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To celebrate the feast of St. Ignatius, we asked students at Jesuit schools on the legacy of St. Ignatius.

By Chase Llewellyn

July 28, 2020 — There is a homeless man named Stephen who stands on a street corner a couple of miles from my house. For the most part, no one gives him money or talks to him, and I felt the same way. Often, unhoused people are viewed as beggars that use the money for drugs. This stereotype shaped my view of men like Stephen.

Chase Llewellyn (center, back) is pictured with his brothers.

I gave Stephen money a few times, and every time he would say, “God bless you.” At first, I thought nothing of it. However, as I kept hearing him say the same phrase, it started to change my perspective. It is in our lowest times that we tend to blame God and put God in the back seat.

However, Stephen has nothing and still keeps his faith in God. My relationship with this man started to change. We started to have short conversations when I handed him money. Eventually, I would look forward to seeing him. He recognized my car and my face. We started building a relationship.

When the state fair was in town, he asked me about it. He was worried about the entrance fee. I gave Stephen the money and told him that I want to hear all about it. The next time I saw him, he was full of joy. He exclaimed how much he loved it. For the first time, I felt like I actually made a difference to him.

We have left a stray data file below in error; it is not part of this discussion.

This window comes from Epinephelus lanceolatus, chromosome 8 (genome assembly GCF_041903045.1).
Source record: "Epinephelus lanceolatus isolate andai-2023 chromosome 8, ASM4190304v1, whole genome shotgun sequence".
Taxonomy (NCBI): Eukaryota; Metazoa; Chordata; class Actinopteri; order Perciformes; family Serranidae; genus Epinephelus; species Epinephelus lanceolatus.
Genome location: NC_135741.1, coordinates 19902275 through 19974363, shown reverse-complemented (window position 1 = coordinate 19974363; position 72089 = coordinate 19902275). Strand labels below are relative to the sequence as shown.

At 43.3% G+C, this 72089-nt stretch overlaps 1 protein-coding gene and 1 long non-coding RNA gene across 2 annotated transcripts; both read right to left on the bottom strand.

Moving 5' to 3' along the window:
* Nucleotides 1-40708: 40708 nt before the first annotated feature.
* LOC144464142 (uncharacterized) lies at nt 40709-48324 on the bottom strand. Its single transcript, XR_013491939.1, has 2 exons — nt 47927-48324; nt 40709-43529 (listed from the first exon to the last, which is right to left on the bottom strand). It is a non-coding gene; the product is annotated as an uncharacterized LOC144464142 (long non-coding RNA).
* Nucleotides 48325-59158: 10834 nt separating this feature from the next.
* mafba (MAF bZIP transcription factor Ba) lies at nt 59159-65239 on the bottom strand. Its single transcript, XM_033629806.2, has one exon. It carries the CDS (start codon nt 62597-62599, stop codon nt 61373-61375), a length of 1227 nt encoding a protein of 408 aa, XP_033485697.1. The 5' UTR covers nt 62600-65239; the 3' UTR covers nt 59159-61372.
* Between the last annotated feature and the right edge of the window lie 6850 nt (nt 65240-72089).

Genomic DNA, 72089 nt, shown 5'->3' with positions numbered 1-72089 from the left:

When I didn’t have any change to give Stephen, I would feel bad. I would just wave and keep going. But one time, when I was stopped at the light with no money, he came up to the car as usual.

I rolled down the window and said, “Sorry Stephen, I don’t have any money or snacks on me today.” His response filled me with so many different emotions and changed my view forever. He replied, “Man, that doesn’t mean anything to me. I know you try to help me, and you’ve done more than you know. You’re the only one that spends the time to talk to me and that means everything.”

That’s when I understood what it truly means to be “a man for others.” This moment will stay with me forever. All that time, I thought the impact I had was based on money, when it was really about the relationship we built. I thought that I was the one helping his life. In reality, Stephen was changing mine.

You can’t put a value on personal relationships. It’s the small things like conversations and friendships that make the biggest differences in the lives of others.

This lesson is very similar to the way in which St. Ignatius had an impact on his followers. He built his following by speaking personally with them and creating connections. Ignatius is the true exemplar of what “a man for others” entails. He made his biggest impact by changing the spiritual lives of his followers.

I need to let Stephen know how much of an impact he has had on my life.


Chase Llewellyn is a student at Loyola Blakefield. Many thanks to Brendan O’Kane and Loyola Blakefield for sharing Chase’s story.